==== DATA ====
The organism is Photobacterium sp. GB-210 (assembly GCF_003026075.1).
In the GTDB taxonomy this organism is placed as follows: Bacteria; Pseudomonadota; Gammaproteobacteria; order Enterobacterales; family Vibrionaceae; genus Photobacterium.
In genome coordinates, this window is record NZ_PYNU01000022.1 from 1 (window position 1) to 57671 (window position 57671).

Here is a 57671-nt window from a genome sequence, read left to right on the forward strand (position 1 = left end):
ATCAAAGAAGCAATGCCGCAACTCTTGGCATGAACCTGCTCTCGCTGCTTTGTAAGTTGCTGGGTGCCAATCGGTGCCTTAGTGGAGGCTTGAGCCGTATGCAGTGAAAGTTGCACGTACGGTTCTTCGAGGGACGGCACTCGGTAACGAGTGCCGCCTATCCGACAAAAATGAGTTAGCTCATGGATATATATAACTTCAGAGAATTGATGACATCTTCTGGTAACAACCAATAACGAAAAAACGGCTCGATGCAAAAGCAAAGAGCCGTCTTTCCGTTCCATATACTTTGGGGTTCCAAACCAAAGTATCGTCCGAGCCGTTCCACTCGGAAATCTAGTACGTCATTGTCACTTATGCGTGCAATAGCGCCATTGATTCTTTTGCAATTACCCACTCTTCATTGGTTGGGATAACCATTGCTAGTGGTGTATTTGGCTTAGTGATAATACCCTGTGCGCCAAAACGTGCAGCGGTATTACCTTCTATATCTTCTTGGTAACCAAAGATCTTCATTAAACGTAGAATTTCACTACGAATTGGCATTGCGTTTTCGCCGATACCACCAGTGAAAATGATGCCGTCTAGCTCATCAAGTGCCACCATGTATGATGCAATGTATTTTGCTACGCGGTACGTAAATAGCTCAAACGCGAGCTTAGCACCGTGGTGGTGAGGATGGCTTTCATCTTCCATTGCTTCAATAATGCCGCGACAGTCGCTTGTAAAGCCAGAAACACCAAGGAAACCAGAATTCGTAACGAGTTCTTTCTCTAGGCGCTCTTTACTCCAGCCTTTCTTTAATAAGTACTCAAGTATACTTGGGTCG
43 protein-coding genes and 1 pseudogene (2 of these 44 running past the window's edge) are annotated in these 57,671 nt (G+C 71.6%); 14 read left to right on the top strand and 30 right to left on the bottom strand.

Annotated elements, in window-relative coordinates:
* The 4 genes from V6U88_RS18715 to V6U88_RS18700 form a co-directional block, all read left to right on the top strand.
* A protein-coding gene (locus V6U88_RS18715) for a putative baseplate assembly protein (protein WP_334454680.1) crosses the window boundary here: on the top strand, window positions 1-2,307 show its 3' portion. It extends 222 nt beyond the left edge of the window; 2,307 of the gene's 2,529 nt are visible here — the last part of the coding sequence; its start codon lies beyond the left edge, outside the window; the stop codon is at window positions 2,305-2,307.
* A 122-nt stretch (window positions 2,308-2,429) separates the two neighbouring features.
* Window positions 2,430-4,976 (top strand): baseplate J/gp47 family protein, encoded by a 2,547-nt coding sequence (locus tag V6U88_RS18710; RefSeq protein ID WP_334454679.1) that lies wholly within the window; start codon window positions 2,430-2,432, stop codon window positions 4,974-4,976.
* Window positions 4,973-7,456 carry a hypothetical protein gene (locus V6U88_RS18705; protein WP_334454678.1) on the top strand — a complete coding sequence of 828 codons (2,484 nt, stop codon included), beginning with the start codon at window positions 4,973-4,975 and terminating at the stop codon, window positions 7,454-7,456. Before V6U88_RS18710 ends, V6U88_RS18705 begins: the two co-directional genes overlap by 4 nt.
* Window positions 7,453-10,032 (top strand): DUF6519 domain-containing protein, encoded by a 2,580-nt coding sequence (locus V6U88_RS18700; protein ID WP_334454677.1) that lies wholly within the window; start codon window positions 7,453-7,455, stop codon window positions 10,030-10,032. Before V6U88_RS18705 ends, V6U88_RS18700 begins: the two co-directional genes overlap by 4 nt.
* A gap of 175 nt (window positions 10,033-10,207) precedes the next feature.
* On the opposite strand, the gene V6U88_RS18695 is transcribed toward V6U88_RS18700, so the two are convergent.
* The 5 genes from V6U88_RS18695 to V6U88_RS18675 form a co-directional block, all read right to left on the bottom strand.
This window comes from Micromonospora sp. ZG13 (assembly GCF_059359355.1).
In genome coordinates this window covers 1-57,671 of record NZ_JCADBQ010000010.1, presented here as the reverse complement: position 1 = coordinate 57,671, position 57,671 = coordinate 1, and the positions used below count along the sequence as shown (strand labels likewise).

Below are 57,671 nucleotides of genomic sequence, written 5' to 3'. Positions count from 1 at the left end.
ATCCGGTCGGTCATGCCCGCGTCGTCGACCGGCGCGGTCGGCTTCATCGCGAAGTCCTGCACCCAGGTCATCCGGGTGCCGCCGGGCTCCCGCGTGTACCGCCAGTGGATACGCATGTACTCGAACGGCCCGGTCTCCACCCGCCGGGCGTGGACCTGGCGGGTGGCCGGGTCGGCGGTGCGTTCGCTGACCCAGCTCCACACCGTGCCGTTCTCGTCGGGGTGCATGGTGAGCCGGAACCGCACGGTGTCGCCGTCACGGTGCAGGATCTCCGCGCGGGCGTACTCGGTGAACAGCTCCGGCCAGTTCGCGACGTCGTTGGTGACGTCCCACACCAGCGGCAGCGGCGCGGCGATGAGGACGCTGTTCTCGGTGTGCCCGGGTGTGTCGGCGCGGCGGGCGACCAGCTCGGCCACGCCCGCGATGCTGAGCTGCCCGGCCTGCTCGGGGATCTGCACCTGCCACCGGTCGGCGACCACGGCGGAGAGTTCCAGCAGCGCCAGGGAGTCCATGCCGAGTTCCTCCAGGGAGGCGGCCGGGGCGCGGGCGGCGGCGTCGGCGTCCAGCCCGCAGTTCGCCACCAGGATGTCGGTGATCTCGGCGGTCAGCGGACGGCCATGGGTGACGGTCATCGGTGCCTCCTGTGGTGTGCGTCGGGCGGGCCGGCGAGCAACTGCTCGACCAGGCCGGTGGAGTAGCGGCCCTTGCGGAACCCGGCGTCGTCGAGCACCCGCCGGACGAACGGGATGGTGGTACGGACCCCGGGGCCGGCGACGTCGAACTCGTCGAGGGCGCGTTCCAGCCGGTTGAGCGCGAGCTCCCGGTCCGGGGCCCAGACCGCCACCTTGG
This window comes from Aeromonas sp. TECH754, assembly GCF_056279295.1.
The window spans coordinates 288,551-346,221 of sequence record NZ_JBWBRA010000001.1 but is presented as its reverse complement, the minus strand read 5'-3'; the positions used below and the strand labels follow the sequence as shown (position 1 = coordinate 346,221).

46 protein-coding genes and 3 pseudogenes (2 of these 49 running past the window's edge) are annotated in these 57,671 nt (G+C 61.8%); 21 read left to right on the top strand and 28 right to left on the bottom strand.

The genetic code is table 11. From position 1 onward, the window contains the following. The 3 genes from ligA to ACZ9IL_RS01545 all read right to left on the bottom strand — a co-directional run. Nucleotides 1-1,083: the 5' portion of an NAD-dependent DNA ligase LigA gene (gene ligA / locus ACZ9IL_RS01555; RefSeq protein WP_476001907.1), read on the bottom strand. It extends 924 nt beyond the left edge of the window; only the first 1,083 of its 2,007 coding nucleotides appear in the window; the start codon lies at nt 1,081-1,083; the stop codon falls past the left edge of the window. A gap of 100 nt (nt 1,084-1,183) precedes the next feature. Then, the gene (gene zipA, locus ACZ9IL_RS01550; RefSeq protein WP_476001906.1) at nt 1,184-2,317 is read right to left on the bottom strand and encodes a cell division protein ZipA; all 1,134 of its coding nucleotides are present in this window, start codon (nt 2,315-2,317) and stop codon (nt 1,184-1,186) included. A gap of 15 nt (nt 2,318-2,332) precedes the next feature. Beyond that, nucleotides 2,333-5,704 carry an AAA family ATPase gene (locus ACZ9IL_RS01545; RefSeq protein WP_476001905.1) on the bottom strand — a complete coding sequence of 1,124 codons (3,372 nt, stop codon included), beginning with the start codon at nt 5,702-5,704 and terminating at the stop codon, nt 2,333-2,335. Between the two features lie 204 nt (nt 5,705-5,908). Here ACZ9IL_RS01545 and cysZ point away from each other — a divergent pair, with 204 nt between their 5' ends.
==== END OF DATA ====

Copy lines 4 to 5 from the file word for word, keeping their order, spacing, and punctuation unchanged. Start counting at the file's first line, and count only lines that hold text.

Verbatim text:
Here is a 57671-nt window from a genome sequence, read left to right on the forward strand (position 1 = left end):
ATCAAAGAAGCAATGCCGCAACTCTTGGCATGAACCTGCTCTCGCTGCTTTGTAAGTTGCTGGGTGCCAATCGGTGCCTTAGTGGAGGCTTGAGCCGTATGCAGTGAAAGTTGCACGTACGGTTCTTCGAGGGACGGCACTCGGTAACGAGTGCCGCCTATCCGACAAAAATGAGTTAGCTCATGGATATATATAACTTCAGAGAATTGATGACATCTTCTGGTAACAACCAATAACGAAAAAACGGCTCGATGCAAAAGCAAAGAGCCGTCTTTCCGTTCCATATACTTTGGGGTTCCAAACCAAAGTATCGTCCGAGCCGTTCCACTCGGAAATCTAGTACGTCATTGTCACTTATGCGTGCAATAGCGCCATTGATTCTTTTGCAATTACCCACTCTTCATTGGTTGGGATAACCATTGCTAGTGGTGTATTTGGCTTAGTGATAATACCCTGTGCGCCAAAACGTGCAGCGGTATTACCTTCTATATCTTCTTGGTAACCAAAGATCTTCATTAAACGTAGAATTTCACTACGAATTGGCATTGCGTTTTCGCCGATACCACCAGTGAAAATGATGCCGTCTAGCTCATCAAGTGCCACCATGTATGATGCAATGTATTTTGCTACGCGGTACGTAAATAGCTCAAACGCGAGCTTAGCACCGTGGTGGTGAGGATGGCTTTCATCTTCCATTGCTTCAATAATGCCGCGACAGTCGCTTGTAAAGCCAGAAACACCAAGGAAACCAGAATTCGTAACGAGTTCTTTCTCTAGGCGCTCTTTACTCCAGCCTTTCTTTAATAAGTACTCAAGTATACTTGGGTCG